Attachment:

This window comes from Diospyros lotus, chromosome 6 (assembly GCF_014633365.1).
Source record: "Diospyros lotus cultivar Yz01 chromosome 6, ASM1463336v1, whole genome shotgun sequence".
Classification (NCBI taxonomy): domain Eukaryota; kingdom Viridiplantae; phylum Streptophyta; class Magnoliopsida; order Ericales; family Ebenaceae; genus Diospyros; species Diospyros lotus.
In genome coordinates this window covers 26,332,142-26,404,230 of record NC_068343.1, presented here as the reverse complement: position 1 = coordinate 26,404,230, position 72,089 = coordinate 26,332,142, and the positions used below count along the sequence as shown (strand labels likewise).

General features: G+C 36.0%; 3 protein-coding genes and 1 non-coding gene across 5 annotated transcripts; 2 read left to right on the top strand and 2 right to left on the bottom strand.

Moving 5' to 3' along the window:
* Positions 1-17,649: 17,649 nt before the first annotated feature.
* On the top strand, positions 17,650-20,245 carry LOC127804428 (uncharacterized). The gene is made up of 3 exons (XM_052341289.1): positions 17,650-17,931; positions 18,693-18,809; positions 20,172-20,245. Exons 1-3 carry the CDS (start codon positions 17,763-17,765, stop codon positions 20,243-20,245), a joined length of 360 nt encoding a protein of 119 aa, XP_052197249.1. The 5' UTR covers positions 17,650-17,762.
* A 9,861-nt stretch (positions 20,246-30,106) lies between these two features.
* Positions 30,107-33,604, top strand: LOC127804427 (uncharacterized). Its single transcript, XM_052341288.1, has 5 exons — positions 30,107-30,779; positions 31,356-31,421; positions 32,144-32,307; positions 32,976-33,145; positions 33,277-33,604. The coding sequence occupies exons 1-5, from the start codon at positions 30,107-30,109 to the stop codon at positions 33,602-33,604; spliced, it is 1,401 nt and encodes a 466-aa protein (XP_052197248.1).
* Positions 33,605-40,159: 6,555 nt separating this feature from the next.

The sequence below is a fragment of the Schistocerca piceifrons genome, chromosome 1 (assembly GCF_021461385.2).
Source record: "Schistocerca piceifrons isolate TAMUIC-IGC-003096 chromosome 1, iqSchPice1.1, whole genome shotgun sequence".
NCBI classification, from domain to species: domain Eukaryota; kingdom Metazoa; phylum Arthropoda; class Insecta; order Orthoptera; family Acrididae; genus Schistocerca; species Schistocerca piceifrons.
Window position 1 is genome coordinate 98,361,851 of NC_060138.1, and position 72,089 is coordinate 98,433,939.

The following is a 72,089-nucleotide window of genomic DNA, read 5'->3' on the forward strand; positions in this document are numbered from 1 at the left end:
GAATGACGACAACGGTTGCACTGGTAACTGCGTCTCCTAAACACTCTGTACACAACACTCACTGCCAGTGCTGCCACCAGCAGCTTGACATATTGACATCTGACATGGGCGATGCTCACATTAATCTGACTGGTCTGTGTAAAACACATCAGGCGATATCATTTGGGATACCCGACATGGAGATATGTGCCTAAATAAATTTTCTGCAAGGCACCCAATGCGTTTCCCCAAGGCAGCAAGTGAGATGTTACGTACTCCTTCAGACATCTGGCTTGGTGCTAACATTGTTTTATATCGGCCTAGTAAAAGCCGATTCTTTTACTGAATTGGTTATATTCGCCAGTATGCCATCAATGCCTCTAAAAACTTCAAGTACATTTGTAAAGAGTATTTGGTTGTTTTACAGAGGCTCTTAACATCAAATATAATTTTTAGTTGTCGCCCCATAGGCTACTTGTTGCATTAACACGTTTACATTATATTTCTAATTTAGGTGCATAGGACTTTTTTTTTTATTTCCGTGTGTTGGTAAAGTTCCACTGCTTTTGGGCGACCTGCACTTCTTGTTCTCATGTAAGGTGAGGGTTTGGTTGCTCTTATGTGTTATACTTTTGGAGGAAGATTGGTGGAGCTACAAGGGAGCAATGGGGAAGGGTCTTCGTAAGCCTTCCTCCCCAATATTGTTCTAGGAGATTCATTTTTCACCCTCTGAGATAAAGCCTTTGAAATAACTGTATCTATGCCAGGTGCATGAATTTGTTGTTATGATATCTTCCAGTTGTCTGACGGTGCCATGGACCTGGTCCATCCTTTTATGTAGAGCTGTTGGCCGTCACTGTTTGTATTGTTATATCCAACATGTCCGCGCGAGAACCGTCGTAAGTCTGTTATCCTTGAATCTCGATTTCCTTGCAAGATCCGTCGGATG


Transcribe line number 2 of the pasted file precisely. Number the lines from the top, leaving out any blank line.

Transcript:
Source record: "Diospyros lotus cultivar Yz01 chromosome 6, ASM1463336v1, whole genome shotgun sequence".